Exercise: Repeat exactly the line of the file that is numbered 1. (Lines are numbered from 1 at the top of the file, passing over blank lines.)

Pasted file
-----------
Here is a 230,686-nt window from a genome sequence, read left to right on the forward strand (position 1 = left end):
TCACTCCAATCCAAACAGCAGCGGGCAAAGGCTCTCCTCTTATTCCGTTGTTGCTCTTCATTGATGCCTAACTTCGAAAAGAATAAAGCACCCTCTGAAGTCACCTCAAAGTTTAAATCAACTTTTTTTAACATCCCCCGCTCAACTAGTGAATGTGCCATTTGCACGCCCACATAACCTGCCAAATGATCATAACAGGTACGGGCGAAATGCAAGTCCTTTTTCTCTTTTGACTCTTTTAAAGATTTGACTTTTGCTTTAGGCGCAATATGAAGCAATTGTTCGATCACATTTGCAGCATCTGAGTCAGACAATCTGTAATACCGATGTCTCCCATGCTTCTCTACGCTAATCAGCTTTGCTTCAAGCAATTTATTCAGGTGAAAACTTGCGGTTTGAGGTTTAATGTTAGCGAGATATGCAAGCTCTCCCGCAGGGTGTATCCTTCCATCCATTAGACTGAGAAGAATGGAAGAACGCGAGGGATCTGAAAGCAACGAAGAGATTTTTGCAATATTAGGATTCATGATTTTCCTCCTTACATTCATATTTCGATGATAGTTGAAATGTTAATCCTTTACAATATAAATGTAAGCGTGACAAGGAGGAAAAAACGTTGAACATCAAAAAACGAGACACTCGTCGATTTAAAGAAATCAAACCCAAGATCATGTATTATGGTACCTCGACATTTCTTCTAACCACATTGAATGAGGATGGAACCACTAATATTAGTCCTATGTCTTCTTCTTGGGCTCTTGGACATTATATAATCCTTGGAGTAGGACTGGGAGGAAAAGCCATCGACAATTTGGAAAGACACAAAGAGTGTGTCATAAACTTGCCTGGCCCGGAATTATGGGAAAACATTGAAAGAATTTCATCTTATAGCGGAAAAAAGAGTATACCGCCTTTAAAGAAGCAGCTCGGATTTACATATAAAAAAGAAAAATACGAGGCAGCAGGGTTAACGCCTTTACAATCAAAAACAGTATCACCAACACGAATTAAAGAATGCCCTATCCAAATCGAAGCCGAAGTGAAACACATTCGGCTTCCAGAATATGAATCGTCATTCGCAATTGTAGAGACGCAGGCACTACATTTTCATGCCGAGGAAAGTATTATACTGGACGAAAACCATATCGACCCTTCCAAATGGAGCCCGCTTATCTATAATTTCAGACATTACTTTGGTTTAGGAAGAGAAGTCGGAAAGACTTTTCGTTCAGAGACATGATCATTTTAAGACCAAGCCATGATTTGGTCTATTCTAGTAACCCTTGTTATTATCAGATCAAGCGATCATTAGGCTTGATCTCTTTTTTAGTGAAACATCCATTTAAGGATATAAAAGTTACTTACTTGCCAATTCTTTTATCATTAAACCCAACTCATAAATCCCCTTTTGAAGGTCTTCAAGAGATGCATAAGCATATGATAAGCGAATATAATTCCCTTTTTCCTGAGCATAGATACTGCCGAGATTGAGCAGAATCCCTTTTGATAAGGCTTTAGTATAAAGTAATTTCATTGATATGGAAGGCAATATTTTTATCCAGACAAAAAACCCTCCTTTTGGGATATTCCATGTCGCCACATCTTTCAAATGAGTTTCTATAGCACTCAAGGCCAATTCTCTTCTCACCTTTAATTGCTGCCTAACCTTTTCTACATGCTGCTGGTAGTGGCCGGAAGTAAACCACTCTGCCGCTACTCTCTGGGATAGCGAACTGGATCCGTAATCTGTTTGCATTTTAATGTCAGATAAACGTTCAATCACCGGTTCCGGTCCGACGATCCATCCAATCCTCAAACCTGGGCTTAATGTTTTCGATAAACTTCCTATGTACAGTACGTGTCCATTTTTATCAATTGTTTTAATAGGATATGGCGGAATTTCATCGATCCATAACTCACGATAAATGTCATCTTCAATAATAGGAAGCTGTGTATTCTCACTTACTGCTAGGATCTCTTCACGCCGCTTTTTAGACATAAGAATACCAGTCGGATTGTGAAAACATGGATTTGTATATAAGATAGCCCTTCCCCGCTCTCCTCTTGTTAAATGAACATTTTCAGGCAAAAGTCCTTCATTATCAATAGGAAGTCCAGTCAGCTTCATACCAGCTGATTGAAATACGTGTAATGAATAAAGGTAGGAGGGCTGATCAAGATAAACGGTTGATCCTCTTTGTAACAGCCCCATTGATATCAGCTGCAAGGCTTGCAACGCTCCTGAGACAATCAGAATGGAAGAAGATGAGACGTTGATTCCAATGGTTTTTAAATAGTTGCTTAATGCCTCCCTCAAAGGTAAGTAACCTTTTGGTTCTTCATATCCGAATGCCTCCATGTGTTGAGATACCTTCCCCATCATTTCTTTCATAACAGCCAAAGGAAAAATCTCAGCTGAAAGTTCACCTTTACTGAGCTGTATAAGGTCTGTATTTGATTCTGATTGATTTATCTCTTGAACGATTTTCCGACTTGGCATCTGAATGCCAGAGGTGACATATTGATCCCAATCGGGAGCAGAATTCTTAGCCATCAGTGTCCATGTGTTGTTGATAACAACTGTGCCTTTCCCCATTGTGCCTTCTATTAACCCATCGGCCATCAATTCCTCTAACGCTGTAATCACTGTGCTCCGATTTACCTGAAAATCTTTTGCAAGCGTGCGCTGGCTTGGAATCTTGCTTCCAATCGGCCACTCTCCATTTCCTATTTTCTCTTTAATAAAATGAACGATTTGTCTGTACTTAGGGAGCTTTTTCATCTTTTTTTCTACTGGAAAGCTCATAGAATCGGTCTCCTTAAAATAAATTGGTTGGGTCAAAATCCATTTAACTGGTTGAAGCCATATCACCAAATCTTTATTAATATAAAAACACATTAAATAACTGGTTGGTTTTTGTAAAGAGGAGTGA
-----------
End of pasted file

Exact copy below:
Here is a 230,686-nt window from a genome sequence, read left to right on the forward strand (position 1 = left end):